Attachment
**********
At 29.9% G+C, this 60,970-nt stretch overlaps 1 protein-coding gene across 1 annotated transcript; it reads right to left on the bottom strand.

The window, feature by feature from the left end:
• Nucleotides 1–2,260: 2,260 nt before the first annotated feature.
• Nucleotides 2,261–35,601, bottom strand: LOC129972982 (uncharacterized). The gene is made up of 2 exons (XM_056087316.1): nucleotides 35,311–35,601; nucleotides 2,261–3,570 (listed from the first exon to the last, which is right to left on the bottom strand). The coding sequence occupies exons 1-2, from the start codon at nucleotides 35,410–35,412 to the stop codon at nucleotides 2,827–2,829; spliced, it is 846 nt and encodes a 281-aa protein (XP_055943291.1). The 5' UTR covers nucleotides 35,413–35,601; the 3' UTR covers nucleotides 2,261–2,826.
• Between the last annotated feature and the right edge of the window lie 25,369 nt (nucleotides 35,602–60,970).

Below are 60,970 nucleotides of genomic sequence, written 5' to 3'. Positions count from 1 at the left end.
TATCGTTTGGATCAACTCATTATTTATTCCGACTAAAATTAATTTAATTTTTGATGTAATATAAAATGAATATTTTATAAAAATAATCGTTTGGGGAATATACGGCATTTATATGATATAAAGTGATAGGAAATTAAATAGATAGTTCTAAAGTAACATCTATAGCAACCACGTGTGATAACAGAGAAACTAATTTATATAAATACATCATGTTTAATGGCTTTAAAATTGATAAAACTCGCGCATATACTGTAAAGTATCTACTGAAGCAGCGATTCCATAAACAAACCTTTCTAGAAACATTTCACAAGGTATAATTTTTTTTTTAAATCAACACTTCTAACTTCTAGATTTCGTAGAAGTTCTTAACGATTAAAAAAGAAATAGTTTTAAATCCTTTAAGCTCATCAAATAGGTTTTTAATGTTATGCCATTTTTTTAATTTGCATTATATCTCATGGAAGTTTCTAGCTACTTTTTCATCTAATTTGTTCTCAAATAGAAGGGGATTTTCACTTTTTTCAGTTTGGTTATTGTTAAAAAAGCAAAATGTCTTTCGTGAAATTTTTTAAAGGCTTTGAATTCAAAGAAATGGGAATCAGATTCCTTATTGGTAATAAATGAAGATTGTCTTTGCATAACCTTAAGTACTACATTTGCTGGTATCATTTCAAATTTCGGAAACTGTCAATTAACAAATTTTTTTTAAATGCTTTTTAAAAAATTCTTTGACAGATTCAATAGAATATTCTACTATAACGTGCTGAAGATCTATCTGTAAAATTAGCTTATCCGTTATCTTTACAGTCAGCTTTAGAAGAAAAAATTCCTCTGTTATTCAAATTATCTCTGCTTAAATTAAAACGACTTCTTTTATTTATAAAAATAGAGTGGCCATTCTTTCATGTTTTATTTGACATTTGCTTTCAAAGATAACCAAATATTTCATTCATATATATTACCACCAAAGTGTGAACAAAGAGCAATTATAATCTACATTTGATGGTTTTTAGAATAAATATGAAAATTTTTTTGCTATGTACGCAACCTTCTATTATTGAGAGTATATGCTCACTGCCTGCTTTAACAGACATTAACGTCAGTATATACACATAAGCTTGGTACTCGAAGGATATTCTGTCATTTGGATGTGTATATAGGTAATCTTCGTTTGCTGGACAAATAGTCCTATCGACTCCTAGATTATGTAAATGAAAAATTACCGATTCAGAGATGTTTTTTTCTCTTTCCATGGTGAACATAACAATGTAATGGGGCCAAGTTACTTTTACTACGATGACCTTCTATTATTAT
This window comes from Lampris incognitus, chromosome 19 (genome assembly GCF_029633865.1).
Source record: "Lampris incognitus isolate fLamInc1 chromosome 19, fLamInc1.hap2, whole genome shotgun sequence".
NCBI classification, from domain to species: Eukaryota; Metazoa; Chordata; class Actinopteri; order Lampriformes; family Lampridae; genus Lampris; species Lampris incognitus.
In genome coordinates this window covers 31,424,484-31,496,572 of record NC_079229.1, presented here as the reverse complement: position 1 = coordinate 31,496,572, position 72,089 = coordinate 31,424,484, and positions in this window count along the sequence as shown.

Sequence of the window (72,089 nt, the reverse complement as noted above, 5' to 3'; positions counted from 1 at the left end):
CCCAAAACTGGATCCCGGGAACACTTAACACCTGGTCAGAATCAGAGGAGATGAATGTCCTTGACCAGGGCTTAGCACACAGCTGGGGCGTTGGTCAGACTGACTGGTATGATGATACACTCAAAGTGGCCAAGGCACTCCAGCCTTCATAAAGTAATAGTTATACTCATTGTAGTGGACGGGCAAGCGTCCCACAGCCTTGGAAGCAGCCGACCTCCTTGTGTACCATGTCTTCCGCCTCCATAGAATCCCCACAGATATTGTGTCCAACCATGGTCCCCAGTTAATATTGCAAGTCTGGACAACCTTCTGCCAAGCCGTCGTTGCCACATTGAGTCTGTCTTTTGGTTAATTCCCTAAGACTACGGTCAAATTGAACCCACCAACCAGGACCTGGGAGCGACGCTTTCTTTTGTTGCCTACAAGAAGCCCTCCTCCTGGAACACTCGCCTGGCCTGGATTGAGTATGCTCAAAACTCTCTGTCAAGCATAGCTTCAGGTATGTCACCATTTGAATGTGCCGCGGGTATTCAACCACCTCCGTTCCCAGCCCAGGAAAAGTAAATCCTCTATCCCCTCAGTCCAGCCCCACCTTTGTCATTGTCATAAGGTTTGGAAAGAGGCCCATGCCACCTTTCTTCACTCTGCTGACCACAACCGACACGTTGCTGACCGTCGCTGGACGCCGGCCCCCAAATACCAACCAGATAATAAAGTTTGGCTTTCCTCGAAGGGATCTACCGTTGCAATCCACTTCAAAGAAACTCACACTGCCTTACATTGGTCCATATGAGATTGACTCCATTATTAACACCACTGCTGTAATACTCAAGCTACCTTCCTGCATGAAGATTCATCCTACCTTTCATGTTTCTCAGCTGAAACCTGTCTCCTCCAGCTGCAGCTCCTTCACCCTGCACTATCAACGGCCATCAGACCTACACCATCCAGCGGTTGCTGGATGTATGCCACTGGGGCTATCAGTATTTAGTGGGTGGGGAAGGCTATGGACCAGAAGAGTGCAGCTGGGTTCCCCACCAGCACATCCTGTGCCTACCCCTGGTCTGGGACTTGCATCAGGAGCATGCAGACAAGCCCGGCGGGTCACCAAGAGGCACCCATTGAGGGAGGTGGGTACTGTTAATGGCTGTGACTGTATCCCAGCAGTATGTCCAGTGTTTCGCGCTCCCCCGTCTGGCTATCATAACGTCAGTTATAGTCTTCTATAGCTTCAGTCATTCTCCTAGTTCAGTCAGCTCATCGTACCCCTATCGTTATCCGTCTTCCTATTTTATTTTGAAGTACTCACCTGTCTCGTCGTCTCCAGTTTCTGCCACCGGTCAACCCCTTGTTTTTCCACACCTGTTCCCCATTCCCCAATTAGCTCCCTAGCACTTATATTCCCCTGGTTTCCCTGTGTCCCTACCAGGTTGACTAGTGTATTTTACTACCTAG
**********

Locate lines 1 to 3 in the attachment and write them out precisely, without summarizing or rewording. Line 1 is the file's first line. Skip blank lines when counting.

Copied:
At 29.9% G+C, this 60,970-nt stretch overlaps 1 protein-coding gene across 1 annotated transcript; it reads right to left on the bottom strand.

The window, feature by feature from the left end:
• Nucleotides 1–2,260: 2,260 nt before the first annotated feature.